Is there a 4th of July in India?
Well, the obvious answer is “yes”. After all, what happens between the 3rd and 5th of July? While the 4th of July isn’t a massive celebratory day the way the US has, I wanted to use this weekend to get a little more creative than the typical barbecue cuisine usually prepared in the US.
Years ago, my older brother and I were employed in a dotcom startup. Outside of us and three other employees, pretty much all of the staff were of Indian descent. They were great people who exposed us to their culture and cuisine whenever we would go out for lunch. Tikka masala, curry chicken and the delightful dessert of gulab jamuns were all on the menu; but it was the unique Tandoori Chicken that I always remember most.
To the average person, Tandoori Chicken basically looks like broiled chicken colored in a distinctively bright red color. It’s not a subtle color either. As unique as the color is the flavor. At first bite you might be surprised at the culture shock and the spicy taste, but like most Indian food, it’s an acquired taste.
The dish traces its origins to a man named Kundan Lal Gujral. A restaurateur in the 1920s, he had an establishment in the city of Peshawar named Moti Mahal. When the partition of India occurred in the late 1940s, Gujral fled the widespread violence in the region and made a new home and business in Delhi. Always looking to innovate and create interest in his food, Gujral seasoned and cooked chicken in a Tandoor, a bell-shaped clay oven normally used to bake naan bread.
Gujral’s chicken recipe became the talk of the town as even the Prime Minister of India, Jawaharlal Nehru, loved it so much that he had Gujral make it officially for royal banquets. Leaders from all over the world would dine on Tandoori Chicken upon visiting. Thus the dish became widespread and popular in Indian cuisine.
The secret of the color in the dish has been disputed. Some chefs simply feel a combination of chili powder and cayenne pepper can create the color, others use a special red tandoor powder. Many more simply use food coloring.
For my own attempt, I did not want to use food coloring, as it’s not the healthiest choice. I also wanted to create this dish using ingredients most of you can easily find. I could get tandoor powder at the local International markets, but I don’t know if these markets are readily available around the world. So we’ll keep things simple. The only unique seasoning you’ll need to locate is cardamom. Everything else should be readily available all over. I’ll also forewarn you to allocate time for this dish, as you’ll need to marinate it for at least eight hours.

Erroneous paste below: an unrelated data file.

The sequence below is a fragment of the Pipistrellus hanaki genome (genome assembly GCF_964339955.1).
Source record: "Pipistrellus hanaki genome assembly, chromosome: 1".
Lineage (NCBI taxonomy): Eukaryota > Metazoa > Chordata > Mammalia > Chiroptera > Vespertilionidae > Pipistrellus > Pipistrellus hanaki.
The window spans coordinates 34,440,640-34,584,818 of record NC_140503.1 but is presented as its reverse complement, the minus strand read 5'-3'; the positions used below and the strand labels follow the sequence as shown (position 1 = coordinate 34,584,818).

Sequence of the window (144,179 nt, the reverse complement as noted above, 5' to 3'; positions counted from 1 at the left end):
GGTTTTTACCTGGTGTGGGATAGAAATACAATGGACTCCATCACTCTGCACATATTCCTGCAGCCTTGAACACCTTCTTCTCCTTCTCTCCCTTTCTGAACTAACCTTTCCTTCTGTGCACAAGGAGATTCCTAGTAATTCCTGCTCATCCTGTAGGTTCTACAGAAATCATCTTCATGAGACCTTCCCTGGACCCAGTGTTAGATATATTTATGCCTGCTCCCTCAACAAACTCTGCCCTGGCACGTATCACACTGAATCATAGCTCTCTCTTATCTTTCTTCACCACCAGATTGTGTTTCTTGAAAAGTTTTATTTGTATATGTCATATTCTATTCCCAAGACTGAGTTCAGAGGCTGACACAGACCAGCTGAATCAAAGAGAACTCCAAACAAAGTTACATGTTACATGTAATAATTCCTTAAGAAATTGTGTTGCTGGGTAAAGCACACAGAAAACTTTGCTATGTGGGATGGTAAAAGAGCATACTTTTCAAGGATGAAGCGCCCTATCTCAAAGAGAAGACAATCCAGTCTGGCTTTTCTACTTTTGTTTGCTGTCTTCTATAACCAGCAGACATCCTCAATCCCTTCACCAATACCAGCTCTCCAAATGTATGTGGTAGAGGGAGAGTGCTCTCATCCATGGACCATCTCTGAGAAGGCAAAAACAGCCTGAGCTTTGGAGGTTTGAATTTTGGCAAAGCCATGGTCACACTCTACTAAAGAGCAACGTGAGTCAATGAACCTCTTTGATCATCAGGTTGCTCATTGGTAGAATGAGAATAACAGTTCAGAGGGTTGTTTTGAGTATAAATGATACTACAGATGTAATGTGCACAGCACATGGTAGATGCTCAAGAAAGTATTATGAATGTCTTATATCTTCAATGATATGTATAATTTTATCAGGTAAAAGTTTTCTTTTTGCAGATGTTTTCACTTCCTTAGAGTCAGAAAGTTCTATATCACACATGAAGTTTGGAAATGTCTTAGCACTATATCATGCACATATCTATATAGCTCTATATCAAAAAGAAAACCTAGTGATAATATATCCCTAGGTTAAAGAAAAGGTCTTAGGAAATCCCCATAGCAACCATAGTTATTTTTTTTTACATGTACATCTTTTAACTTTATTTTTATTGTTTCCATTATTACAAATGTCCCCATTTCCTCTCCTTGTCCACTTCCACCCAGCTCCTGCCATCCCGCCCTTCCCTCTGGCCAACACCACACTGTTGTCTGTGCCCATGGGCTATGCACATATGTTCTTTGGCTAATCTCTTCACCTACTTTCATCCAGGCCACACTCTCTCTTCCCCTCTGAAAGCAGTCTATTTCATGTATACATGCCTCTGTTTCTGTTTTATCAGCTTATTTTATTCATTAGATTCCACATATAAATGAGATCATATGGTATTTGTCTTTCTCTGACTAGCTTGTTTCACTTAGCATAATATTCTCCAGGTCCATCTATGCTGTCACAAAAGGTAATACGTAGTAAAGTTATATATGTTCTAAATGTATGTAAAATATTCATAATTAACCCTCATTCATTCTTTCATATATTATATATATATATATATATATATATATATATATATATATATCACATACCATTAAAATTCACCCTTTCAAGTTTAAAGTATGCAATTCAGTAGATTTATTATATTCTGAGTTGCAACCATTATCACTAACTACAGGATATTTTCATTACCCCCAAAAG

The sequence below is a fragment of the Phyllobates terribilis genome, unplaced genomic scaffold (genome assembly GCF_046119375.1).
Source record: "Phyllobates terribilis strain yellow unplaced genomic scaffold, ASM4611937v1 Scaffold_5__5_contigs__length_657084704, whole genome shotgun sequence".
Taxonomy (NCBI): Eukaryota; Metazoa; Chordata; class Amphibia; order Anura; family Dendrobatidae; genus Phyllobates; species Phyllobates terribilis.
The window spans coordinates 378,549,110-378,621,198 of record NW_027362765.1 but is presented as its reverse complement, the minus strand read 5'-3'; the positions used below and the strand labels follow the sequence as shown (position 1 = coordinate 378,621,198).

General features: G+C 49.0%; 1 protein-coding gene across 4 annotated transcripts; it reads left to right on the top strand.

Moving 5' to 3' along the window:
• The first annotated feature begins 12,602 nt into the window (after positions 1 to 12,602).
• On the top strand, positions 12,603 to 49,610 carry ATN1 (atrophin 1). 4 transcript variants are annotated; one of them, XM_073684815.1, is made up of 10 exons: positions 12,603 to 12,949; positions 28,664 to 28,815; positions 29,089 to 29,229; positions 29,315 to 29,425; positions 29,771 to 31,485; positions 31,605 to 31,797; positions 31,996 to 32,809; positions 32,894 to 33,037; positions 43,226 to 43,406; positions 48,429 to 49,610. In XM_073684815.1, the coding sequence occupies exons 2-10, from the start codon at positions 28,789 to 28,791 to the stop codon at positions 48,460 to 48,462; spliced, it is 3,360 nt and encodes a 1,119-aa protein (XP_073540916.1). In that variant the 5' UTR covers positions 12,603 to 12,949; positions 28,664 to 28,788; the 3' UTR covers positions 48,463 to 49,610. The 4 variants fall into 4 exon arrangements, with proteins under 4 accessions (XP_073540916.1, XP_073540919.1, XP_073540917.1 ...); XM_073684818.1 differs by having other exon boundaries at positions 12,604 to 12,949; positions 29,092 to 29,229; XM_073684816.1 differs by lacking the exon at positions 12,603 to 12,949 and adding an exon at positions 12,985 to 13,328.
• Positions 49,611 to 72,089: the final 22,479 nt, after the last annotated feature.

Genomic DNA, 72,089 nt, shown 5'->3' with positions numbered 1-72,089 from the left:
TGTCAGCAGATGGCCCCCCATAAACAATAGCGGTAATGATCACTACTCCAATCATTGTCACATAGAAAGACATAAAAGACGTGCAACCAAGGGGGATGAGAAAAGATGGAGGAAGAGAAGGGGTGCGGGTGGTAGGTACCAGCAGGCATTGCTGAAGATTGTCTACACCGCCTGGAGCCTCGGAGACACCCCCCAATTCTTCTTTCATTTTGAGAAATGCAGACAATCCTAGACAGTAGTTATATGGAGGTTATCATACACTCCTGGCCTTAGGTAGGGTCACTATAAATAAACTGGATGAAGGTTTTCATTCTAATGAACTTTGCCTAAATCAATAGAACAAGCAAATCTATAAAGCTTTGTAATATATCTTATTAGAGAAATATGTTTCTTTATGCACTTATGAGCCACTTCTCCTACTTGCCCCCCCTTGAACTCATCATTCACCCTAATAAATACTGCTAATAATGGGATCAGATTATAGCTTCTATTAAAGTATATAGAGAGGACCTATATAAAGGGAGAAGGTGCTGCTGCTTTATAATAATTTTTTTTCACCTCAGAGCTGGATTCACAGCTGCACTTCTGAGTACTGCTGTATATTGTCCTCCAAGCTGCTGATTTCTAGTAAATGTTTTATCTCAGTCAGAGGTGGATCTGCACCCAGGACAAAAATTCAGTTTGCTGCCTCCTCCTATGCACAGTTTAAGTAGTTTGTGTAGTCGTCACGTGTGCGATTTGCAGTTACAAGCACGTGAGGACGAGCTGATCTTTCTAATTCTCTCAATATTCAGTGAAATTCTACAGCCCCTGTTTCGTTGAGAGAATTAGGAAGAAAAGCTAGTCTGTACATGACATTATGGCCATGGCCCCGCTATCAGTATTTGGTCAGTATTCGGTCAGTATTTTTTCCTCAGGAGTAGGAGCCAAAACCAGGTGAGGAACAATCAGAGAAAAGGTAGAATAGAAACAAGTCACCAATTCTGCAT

Let’s begin our journey…
- 3 lbs of chicken, skinned and trimmed of visible fat
- 1 tbsp of granulated garlic
- 1 tbsp of ground cumin
- 1 tbsp of ginger
- 2 tsp of paprika
- 2 tsp of salt
- 1 tsp of coriander
- 1/2 tsp of cayenne pepper
- 1/4 tsp of ground cloves
- 1/4 tsp of cardamon
- 1/4 tsp of pepper
- 1/2 cup of plain fat-free yogurt
- 2 tbsp of lemon juice
- If you’re making kebobs like I did, simply slice the chicken up into small pieces. If you’re using whole pieces (white or dark meat), cut slashes into the flesh about 1/4″ deep.
- In a small bowl, combine all the dry ingredients (garlic, ginger, cumin, paprika, salt, coriander, cardamon, cloves, cayenne and black pepper) and stir together.
- Select a container to marinate the chicken in. Place the yogurt and lemon juice in and stir together.
- Add in the dry ingredients and stir thoroughly.
- Place the chicken into the mixture and coat thoroughly.
- Cover the container and place in the refrigerator for at least eight hours, but no longer than two days.
- After marinating, heat up the broiler on high.
- Remove the chicken from the marinate and shake a few times to release excess marinate from the meat.
- Place the chicken on a broiler pan or rack, and cook for 15 minutes.
- Turn the chicken over and cook another 15 minutes, or until done.
As I said before (and you can see), my chicken did not turn out the bright red that one normally sees. If this is important to you, then I suggest you invest in some red food color.
The kind of chicken you use is up to you. I used boneless skinless breasts, but you can also use a whole chicken or pieces of light or dark meat.
You can also grill this chicken, just make sure you can close the lid and only have the vents open. You want to be able to enclose the chicken much like you want in a tandoor.